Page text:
It is December, and therefore time to think about how to invest in 2011.
As an economist by training, I always like to start with a macro-economic view. My base case economic forecast is in line with market consensus, calling for moderate acceleration of the developed economies and deceleration of emerging market economies. The first stage of economic recovery driven by government stimulus and infrastructure spending will give way to more consumption and private investment-driven growth during next year. Consumers are slowly healing. Most corporations have improved their financials and are ready to expand. The job market will slowly improve, but it will take a long time to get where it was before the crisis. Inflation will stay contained and the Fed is in no hurry to stop the money-printing music, but the probability of QE3 is slim after the controversial QE2.
In the emerging markets, signs of inflation and asset bubbles are seen in some of the major countries like China, India and Brazil. Most of the central banks have already started the tightening cycles. I expect the infrastructure-driven growth will slow, but the consumption and investment-driven growth will accelerate next year.
Given the economic outlook, here is a list of my top 10 trade recommendations for 2011.
(1) Long Consumer Discretionary Sector (NYSEARCA:XLY)
After two years of bull market and household debt reduction, U.S. consumers feel better and are ready to spend. Consumer discretionary will continue to outperform even if it outperformed the market average this year.
(2) Long Technology Sector (QQQQ)
The increases in both consumer and business spending will continue benefiting the technology sector. The sector also benefits from rising global demand and a weak dollar.
Housing prices have hit a bottom and will stabilize this year. Record low interest rates and a growing economy will boost real estate demand both in residential and commercial sectors.
As global consumers become more optimistic and open their pockets, the export-led economies such as Korea, Taiwan and Singapore will perform better. The recent tension between the two Koreas has driven down the valuation (forward PE at 9.86), making Korean stocks especially attractive.
(5) Long Chinese Consumer Sector (NYSEARCA:CHIQ)
The Chinese government has adopted steps to transform its economy towards a more domestic consumption-driven economy. This process may take a while, but the consumer sector will benefit dramatically from this transformation.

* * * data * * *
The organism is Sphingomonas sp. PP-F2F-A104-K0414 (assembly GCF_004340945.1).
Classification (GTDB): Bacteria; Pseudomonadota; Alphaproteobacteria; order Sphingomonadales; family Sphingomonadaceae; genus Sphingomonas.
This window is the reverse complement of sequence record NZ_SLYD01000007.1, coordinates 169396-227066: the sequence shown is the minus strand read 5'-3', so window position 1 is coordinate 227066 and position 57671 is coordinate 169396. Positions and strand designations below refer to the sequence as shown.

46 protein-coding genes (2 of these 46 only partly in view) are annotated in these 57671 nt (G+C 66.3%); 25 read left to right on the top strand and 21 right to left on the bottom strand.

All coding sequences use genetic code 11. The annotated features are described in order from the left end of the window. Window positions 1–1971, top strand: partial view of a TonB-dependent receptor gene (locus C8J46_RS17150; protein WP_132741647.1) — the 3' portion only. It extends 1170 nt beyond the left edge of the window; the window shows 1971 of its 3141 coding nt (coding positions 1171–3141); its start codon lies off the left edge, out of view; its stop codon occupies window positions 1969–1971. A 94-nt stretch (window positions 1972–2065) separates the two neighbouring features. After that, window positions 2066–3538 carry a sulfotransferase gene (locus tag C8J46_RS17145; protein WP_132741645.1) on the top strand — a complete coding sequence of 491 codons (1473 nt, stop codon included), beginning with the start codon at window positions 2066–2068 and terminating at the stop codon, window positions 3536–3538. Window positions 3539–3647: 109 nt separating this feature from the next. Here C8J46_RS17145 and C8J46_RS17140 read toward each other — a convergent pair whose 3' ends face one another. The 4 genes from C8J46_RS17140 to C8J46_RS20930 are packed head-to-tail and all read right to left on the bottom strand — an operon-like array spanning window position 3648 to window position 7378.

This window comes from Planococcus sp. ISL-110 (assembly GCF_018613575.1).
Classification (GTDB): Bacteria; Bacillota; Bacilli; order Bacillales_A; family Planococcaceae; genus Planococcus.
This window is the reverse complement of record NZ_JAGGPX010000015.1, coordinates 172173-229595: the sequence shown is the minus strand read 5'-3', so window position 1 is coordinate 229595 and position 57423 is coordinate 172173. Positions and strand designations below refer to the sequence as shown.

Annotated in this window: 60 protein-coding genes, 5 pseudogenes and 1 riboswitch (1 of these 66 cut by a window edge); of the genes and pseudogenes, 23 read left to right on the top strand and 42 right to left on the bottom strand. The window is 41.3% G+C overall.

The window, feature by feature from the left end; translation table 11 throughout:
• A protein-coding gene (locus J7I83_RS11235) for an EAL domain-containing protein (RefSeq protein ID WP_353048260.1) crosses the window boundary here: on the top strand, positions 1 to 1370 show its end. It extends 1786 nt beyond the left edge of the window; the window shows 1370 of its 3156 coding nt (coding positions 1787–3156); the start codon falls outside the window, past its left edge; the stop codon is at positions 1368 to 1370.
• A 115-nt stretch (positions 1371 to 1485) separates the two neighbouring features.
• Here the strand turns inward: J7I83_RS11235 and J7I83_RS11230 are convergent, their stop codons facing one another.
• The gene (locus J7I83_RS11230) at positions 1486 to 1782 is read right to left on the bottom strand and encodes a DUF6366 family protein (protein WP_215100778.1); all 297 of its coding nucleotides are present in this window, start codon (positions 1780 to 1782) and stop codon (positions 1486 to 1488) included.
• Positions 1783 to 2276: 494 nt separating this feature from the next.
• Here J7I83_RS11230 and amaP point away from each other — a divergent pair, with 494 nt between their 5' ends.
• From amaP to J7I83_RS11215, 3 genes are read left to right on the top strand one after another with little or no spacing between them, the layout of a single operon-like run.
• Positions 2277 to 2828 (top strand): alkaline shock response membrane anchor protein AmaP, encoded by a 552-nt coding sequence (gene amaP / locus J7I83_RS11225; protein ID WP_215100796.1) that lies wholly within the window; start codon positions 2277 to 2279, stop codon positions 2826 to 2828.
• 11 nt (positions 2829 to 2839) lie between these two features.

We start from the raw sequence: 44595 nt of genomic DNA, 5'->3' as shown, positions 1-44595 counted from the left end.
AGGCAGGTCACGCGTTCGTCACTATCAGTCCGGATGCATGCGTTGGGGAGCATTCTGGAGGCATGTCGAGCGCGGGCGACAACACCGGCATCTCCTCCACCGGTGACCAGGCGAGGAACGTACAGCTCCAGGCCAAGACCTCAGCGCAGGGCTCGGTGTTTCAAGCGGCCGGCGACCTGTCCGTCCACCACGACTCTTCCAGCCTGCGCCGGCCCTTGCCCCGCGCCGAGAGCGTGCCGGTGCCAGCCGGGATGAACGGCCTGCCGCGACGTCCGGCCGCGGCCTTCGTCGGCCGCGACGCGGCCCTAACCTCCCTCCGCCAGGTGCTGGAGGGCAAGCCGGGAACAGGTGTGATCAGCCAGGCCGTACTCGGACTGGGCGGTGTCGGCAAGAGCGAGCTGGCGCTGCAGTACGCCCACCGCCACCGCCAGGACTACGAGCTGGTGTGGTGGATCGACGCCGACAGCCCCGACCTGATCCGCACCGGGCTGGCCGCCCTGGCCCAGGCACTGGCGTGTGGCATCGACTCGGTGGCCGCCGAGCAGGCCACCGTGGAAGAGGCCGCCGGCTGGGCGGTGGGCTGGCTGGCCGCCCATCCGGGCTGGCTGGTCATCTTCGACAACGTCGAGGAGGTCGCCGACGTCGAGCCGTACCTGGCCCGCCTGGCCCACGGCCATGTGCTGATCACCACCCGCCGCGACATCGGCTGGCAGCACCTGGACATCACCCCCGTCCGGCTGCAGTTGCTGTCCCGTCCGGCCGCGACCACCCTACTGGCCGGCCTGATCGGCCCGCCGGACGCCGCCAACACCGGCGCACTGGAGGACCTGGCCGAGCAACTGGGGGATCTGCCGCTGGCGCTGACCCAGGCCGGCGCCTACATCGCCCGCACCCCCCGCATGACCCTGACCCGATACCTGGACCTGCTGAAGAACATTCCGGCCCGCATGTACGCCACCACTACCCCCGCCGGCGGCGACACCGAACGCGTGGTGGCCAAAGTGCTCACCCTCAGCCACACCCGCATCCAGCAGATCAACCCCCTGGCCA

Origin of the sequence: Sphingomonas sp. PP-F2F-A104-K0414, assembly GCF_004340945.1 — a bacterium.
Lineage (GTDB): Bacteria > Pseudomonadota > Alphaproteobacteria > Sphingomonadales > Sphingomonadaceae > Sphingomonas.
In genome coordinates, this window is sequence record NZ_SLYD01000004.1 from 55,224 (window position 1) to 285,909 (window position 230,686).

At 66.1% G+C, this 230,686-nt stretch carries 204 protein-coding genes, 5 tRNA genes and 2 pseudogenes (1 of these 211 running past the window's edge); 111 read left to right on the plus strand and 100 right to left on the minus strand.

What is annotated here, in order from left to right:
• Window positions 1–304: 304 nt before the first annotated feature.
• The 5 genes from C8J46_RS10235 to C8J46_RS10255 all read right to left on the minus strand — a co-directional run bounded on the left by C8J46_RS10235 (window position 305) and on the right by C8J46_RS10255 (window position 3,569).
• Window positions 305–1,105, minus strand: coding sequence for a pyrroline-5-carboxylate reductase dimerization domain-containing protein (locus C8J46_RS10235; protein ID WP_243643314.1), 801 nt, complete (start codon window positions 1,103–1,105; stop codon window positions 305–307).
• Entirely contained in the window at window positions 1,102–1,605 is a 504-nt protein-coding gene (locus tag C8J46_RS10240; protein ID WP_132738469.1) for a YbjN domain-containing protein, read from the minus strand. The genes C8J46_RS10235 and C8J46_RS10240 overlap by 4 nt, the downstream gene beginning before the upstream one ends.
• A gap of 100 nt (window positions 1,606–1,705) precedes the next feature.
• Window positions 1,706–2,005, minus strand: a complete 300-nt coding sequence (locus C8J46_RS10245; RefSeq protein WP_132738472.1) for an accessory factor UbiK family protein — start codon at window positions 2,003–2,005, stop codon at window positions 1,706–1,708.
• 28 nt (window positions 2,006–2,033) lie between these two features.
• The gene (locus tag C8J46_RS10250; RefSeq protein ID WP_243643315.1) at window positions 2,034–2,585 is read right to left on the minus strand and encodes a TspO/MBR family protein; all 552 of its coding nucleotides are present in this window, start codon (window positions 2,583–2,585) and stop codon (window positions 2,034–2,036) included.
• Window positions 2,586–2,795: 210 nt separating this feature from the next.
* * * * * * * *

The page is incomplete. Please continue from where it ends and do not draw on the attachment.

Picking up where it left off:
(6) Buy Emerging Market Currencies (NYSEARCA:CEW)
Higher growth rate and interest rates will attract capital flows to emerging markets. The tightening monetary cycles have started in most of the emerging market economies. Emerging market currencies should appreciate against the G3 currencies.
(7) Short Japanese Yen (NYSEARCA:YCS)
The U.S. economy is improving, and will perform better than the Japanese economy next year. The huge appreciation of the yen poses potential risks to the Japanese economy. The yen will reverse its course next year as quantitative easing in the U.S. is out of the way and the U.S. economy continues growing.
(8) Buy U.S. High Yield Bond (NYSEARCA:HYG)
After two years of de-leveraging and cost-cutting, U.S. companies are in much better shape financially. The default rate is unlikely to pick up soon. The yield on HYG is currently at 7.89%. It is an attractive income-producing investment compared to the 5-year Treasury rate of 1.54%.
QE2 has made the yield curve artificially steep though the economic fundamentals are improving. The reaction to the disappointing job report last Friday was muted as the market started to adjust to the “New Normal” of an extended period of high unemployment. The Fed may realize sooner or later that quantitative easing will not solve the unemployment problem. Without the Fed’s intervention, the yield curve will start to flatten next year. Buying 30-year (NYSEARCA:TLT) against 10-year (NYSEARCA:PST) on a duration-neutral basis is likely to work out next year.
(10) Long Commodities: Buy DJP
Commodity demand continues to improve across the developed countries as economies accelerate, even moderately. In emerging markets, infrastructure demand may slow down as China is tightening, but consumer demand will pick up, supporting commodity prices.